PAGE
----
Calculate the ratio of the electrostatic force to the gravitational force between two electrons.(adsbygoogle = window.adsbygoogle || []).push({});

My effort:

[tex]

\begin{array}{l}

\frac{{\left( {\frac{{kq_{electron}^2 }}{{r^2 }}} \right)}}{{\left( {\frac{{GM_{electron}^2 }}{{r^2 }}} \right)}} \Rightarrow \\

\\

\frac{{kq_{electron}^2 }}{{GM_{electron}^2 }} = \frac{{8.988 \times 10^9 Nm^2 C^{ - 2} \times \left( { - 1.60217653 \times 10^{ - 19} C} \right)^2 }}{{6.97 \times 10^{ - 11} Nm^2 kg^{ - 2} \times \left( {9.10953826 \times 10^{ - 31} kg} \right)^2 }} = 3.9889 \times 10^{42} \\

\end{array}

[/tex]

Sorry for small tex. This should be better:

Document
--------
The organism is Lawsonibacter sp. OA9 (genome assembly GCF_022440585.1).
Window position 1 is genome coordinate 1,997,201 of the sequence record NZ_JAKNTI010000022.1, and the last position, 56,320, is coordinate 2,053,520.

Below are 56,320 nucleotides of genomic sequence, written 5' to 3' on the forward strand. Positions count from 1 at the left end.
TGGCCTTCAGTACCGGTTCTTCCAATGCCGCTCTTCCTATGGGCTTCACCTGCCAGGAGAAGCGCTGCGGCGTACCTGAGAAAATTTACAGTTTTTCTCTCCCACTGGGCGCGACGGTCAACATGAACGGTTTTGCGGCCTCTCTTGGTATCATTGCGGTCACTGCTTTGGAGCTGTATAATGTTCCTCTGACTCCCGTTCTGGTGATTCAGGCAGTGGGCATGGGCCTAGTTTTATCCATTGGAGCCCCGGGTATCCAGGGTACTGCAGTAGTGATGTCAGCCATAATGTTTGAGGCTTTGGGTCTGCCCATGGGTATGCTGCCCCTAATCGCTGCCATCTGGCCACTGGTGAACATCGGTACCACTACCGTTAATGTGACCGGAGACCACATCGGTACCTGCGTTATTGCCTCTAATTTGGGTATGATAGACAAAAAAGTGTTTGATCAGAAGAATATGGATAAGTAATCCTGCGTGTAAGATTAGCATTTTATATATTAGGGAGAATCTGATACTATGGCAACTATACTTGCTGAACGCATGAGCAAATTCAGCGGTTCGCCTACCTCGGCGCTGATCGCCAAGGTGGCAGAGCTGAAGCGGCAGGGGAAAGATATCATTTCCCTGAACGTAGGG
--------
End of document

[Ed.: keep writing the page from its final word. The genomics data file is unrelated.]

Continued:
My units cancel nicely, so I assume I did it right. However, the book doesn't give the formula I used: F=kqq/r^2

It gives

[tex]

F = Q\left( {E + v \times B} \right)

[/tex]

Most text books give you the formulas you need to do the questions at the end of the chapter. So I figure I'd double check here.

In Wikipedia I looked up the mass and charge of the electron. It gave

9.109 3826(16) × 10^{−31}kg

−1.602 176 53(14) × 10^{−19}C

What do the (16) and (14) in these numbers mean?

*** Edit

I'm seeing an answer of 10^36 on

http://en.wikipedia.org/wiki/Fundamental_force

and 10^39 on

http://public.lanl.gov/alp/plasma/EM_forces.html

So I'm a bit less confident about my answer now.

**Physics Forums | Science Articles, Homework Help, Discussion**

Join Physics Forums Today!

The friendliest, high quality science and math community on the planet! Everyone who loves science is here!

The friendliest, high quality science and math community on the planet! Everyone who loves science is here!

# Homework Help: Charge vs. gravity

**Physics Forums | Science Articles, Homework Help, Discussion**